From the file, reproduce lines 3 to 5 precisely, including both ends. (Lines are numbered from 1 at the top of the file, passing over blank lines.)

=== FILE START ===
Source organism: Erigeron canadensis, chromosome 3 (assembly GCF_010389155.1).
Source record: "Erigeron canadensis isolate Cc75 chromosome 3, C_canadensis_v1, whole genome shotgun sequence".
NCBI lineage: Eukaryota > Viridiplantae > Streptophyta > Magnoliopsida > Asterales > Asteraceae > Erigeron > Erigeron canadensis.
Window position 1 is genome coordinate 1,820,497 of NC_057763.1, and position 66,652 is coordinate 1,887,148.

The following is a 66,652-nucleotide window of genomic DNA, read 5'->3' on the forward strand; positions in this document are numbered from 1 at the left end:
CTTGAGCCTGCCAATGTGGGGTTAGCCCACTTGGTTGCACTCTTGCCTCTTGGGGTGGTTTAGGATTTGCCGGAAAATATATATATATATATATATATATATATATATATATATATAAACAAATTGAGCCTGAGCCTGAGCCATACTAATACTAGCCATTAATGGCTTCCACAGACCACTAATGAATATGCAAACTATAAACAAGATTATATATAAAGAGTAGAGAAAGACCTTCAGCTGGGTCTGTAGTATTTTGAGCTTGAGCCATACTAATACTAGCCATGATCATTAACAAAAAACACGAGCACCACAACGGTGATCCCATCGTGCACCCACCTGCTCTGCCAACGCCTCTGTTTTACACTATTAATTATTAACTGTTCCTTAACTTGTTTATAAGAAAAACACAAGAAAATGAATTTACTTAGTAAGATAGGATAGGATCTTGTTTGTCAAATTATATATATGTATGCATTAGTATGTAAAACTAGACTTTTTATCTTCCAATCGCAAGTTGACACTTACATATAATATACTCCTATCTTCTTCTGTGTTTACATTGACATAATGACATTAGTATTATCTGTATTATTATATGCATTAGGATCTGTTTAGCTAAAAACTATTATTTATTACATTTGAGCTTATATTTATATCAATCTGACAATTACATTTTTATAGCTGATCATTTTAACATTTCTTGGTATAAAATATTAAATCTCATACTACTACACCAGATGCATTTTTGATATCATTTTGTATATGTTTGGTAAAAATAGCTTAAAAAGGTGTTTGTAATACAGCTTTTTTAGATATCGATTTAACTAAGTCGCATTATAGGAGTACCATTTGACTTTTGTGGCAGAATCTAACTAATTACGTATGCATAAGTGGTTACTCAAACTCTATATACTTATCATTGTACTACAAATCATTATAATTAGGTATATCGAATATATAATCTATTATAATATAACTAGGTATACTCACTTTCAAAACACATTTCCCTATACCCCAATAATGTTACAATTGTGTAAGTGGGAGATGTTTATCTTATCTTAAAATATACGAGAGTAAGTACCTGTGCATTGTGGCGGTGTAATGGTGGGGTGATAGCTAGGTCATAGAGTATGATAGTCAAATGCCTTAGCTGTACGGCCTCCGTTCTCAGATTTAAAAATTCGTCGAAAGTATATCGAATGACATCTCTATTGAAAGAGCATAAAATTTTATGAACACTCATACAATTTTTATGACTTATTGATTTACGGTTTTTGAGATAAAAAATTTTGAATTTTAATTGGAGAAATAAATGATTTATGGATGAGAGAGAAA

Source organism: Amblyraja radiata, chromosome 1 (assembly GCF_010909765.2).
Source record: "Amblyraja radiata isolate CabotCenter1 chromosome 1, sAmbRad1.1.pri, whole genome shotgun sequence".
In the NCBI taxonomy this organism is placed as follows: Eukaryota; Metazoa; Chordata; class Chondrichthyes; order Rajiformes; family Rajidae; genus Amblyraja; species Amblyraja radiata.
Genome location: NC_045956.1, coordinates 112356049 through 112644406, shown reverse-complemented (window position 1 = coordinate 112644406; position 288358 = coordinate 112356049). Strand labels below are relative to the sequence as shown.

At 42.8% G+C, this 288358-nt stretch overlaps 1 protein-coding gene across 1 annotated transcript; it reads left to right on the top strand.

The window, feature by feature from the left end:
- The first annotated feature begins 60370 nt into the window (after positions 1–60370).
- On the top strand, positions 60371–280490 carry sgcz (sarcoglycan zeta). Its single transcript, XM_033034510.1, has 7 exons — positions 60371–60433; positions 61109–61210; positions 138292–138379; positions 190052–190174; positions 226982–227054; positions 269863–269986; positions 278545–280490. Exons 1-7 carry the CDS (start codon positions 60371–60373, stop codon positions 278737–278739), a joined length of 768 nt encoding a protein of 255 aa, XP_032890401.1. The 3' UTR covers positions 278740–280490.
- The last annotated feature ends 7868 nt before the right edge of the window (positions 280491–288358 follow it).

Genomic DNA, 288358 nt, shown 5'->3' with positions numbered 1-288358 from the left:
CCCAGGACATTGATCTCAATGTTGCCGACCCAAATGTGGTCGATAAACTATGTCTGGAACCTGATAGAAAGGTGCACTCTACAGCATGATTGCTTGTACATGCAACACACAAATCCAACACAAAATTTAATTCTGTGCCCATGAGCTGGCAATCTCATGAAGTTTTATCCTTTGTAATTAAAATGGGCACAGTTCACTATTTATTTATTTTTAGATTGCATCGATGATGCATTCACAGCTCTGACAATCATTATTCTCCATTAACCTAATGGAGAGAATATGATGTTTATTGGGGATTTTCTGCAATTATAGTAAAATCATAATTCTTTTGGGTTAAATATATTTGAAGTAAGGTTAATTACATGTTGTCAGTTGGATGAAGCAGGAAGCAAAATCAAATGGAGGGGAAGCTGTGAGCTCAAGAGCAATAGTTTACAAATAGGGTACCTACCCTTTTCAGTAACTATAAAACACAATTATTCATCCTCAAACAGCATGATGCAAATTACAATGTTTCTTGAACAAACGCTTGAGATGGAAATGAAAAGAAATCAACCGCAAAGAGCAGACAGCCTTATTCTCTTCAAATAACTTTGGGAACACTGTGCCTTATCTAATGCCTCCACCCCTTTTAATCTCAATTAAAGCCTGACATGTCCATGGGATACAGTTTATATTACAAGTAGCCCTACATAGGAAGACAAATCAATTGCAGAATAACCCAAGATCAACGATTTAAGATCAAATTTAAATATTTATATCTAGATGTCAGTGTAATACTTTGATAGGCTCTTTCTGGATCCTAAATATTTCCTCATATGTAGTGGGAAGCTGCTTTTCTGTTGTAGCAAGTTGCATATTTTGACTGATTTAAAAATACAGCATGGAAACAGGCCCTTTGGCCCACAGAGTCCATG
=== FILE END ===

NCBI lineage: Eukaryota > Viridiplantae > Streptophyta > Magnoliopsida > Asterales > Asteraceae > Erigeron > Erigeron canadensis.
Window position 1 is genome coordinate 1,820,497 of NC_057763.1, and position 66,652 is coordinate 1,887,148.

The following is a 66,652-nucleotide window of genomic DNA, read 5'->3' on the forward strand; positions in this document are numbered from 1 at the left end: